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Antoni Gaudí designed this palace for Eusebi Güell, his most important patron. It was one of the architect's first big undertakings and he expressed all of his original creative genius in it. It was built between 1885 and 1889 and shows early signs of Gaudí's desire to combine the structural and the decorative aspects of architecture. He made artistic use of the iron structural elements and introduced Byzantine domes made out of flattened bricks. Let your visit to the city include a guided tour that starts every half hour.
Nestled on the bustling La Rambla street, Virreina Palace was constructed for Viceroy of Peru, Manuel d'Amat i de Junyent. Built in the 18th Century, the palace was erected to the designs of noted architect Carles Grau and the structure remains an arresting example of rococo and baroque architectural styles. Presently, Virreina Palace is home to the Culture Institute and organizes several cultural programs and temporary exhibitions of art works by noted regional and international artists.
This is a French baroque-style palace built by architect Josep Ribes in 1770 for the ex-viceroy of Peru, Manuel Amat i Junyent, who thought it would please his new wife. Palau de la Virreina is now headquarters to the Town Hall's Cultural Department. The exhibition center shows works by some of Catalonia's most important contemporary artists, like Oriol Bohigas and Antoni Abad.
Better known as the Ayuntamiento, Casa de la Ciutat is located directly opposite the Generalitat in Plaça Sant Jaume. There are two ways to get in, via the neoclassical-style entrance on Sant Jaume or the Gothic-style entrance on Carrer Ciutat. Both lead you in to the 15th-century Saló de Cent (The Hundred Room) where the city's most important ceremonies and functions (award ceremonies, book launches, conferences) take place. In the hallway, you'll pass impressive sculptures by Pablo Gargallo, Josep Llimona and Rebull as well one of Ràfols Casamada's paintings dating from 1982.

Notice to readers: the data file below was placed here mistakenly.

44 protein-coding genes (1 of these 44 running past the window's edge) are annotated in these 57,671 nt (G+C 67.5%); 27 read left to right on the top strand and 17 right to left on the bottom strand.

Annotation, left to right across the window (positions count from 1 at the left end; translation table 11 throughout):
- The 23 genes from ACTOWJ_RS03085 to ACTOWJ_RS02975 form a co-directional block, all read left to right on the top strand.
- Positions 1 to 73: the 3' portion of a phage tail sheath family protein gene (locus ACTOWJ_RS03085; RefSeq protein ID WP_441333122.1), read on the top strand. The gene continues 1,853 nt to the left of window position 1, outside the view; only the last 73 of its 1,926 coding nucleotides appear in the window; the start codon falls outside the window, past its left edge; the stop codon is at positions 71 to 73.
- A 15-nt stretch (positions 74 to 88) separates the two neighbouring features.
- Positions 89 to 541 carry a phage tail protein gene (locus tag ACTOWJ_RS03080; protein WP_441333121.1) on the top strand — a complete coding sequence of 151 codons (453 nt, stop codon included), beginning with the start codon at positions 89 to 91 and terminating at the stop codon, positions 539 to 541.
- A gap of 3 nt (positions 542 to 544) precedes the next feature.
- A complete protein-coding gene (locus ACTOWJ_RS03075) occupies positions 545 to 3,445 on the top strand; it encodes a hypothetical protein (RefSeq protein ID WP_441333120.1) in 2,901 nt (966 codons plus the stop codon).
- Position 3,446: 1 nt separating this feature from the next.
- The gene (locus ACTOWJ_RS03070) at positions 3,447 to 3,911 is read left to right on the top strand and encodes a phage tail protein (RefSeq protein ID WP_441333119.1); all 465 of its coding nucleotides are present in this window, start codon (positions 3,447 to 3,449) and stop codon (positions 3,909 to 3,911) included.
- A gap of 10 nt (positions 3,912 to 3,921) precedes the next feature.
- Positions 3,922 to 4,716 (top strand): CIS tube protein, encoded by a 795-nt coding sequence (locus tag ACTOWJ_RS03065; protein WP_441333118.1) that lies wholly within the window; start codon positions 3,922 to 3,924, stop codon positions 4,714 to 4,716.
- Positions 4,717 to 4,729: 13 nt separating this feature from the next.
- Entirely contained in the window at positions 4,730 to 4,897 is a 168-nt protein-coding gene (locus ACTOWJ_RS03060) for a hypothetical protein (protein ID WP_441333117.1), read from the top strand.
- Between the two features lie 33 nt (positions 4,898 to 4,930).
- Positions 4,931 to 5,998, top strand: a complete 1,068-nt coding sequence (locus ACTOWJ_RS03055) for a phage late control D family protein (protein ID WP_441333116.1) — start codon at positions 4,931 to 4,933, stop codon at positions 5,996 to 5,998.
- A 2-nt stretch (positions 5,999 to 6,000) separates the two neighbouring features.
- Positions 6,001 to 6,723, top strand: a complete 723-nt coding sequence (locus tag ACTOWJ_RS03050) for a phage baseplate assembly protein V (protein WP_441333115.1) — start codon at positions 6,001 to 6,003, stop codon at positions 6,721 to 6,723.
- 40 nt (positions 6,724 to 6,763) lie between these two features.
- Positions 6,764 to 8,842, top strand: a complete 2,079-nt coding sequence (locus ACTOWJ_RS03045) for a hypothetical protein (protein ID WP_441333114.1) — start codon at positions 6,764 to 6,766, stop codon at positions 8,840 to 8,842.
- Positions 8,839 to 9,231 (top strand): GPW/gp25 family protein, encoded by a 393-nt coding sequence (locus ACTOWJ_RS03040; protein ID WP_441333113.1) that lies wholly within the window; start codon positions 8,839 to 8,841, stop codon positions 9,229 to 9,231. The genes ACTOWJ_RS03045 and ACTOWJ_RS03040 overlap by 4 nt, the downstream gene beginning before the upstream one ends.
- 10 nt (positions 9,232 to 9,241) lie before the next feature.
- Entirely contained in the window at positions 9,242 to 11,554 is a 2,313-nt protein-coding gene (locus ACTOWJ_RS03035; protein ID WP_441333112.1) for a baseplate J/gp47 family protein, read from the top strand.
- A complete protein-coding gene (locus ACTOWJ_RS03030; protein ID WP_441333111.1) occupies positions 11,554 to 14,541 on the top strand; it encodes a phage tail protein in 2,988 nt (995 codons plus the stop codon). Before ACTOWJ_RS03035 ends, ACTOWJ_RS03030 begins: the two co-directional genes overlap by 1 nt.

Catalonia's regional government and the building where its members sit are both called the Generalitat. When visiting the building, there are two ways in: the 1403 Renaissance entrance in Plaça Sant Jaume, and Pere Joan's 1418 Gothic-style entrance with its relief of Sant Jordi (St. George), patron saint of Catalonia. Once inside, you'll pass through Pau Mateu's attractive Gothic courtyard (pati dels tarongers) planted with orange trees under the belfry, designed by Pere Ferrer in 1568 to Sant Jordi's chapel, the work of Catalan architect Marc Safont (1432-4). The building is only open to the public on April 23, Fiesta de Sant Jordi.
The Palau Moja is a historic building located on Barcelona's famous La Rambla. The building has a long and interesting history. Built in 1774, the building once housed the Marquis of Moja, and since has passed through several other Marquis' and noble family, including the city's famous patrons, the Güell family. The building was bought by the Generalitat of Catalunya in 1981 and now houses the Direcció General del Patrimoni Artistic y la Direcció General del Patrimoni Escrit i Documental (General Directorate of the General and Artistic Heritage of Written and Documentary Heritage), and the first floor houses the Generalitat of Catalunya bookstore.
Located inside the Royal College of Surgeons, in the University of Barcelona, the Sala Gimbernat, decked with red drapes and ornate carvings, is one of the oldest surgery theaters that was used to teach anatomy to students. A marble operating table can be seen in the center of the hall where human corpses were dissected while students looked on from the corners. The table can be rotated 360 degrees in order to get a better view. Today, it is open to visitors with prior appointment.
Gaze at the ancient frescoes that depict scenes from the aftermath of the Catalan-French resistance of 1809. In these pictures one can witness the guillotine of the Catalan resistance leaders. While three paintings show five Catalan leaders waiting to be hanged, one has a still of the three agitators who started the uprising of the Catalans. They surrendered only to hanged later. At this square, apart from the history that can be gauged, one can also witness the passers-by and get a taste of the local scene.